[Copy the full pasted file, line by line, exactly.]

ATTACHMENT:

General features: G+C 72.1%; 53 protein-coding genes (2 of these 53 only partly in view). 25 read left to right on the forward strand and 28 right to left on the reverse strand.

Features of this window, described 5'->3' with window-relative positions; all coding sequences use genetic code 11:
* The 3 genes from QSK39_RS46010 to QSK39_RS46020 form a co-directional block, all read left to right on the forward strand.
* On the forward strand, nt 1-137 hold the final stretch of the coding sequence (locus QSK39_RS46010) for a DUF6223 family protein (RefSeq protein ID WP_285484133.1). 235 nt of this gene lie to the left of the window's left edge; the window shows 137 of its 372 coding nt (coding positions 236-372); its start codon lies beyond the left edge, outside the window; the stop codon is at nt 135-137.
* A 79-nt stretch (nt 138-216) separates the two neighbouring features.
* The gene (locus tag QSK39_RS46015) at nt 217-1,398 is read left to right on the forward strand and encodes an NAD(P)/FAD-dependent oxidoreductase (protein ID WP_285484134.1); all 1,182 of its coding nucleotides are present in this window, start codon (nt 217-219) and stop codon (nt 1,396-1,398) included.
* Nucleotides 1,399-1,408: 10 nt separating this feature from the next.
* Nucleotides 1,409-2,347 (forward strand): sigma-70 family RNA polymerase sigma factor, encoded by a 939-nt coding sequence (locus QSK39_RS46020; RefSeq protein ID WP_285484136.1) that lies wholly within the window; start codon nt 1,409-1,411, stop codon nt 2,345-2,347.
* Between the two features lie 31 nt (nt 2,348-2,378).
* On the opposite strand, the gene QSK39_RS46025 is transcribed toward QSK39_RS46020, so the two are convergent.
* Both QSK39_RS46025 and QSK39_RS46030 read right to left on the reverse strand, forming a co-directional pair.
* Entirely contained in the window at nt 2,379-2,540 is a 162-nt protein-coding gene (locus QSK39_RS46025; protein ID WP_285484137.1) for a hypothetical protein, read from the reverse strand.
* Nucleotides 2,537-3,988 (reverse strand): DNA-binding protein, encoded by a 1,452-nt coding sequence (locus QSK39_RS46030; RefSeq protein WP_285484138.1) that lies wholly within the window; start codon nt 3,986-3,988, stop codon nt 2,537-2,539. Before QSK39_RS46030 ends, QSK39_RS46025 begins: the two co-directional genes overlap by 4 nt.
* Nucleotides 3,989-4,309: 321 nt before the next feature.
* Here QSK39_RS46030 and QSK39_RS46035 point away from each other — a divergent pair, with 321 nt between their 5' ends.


General features: G+C 72.1%; 53 protein-coding genes (2 of these 53 only partly in view). 25 read left to right on the forward strand and 28 right to left on the reverse strand.

Features of this window, described 5'->3' with window-relative positions; all coding sequences use genetic code 11:
* The 3 genes from QSK39_RS46010 to QSK39_RS46020 form a co-directional block, all read left to right on the forward strand.
* On the forward strand, nt 1-137 hold the final stretch of the coding sequence (locus QSK39_RS46010) for a DUF6223 family protein (RefSeq protein ID WP_285484133.1). 235 nt of this gene lie to the left of the window's left edge; the window shows 137 of its 372 coding nt (coding positions 236-372); its start codon lies beyond the left edge, outside the window; the stop codon is at nt 135-137.
* A 79-nt stretch (nt 138-216) separates the two neighbouring features.
* The gene (locus tag QSK39_RS46015) at nt 217-1,398 is read left to right on the forward strand and encodes an NAD(P)/FAD-dependent oxidoreductase (protein ID WP_285484134.1); all 1,182 of its coding nucleotides are present in this window, start codon (nt 217-219) and stop codon (nt 1,396-1,398) included.
* Nucleotides 1,399-1,408: 10 nt separating this feature from the next.
* Nucleotides 1,409-2,347 (forward strand): sigma-70 family RNA polymerase sigma factor, encoded by a 939-nt coding sequence (locus QSK39_RS46020; RefSeq protein ID WP_285484136.1) that lies wholly within the window; start codon nt 1,409-1,411, stop codon nt 2,345-2,347.
* Between the two features lie 31 nt (nt 2,348-2,378).
* On the opposite strand, the gene QSK39_RS46025 is transcribed toward QSK39_RS46020, so the two are convergent.
* Both QSK39_RS46025 and QSK39_RS46030 read right to left on the reverse strand, forming a co-directional pair.
* Entirely contained in the window at nt 2,379-2,540 is a 162-nt protein-coding gene (locus QSK39_RS46025; protein ID WP_285484137.1) for a hypothetical protein, read from the reverse strand.
* Nucleotides 2,537-3,988 (reverse strand): DNA-binding protein, encoded by a 1,452-nt coding sequence (locus QSK39_RS46030; RefSeq protein WP_285484138.1) that lies wholly within the window; start codon nt 3,986-3,988, stop codon nt 2,537-2,539. Before QSK39_RS46030 ends, QSK39_RS46025 begins: the two co-directional genes overlap by 4 nt.
* Nucleotides 3,989-4,309: 321 nt before the next feature.
* Here QSK39_RS46030 and QSK39_RS46035 point away from each other — a divergent pair, with 321 nt between their 5' ends.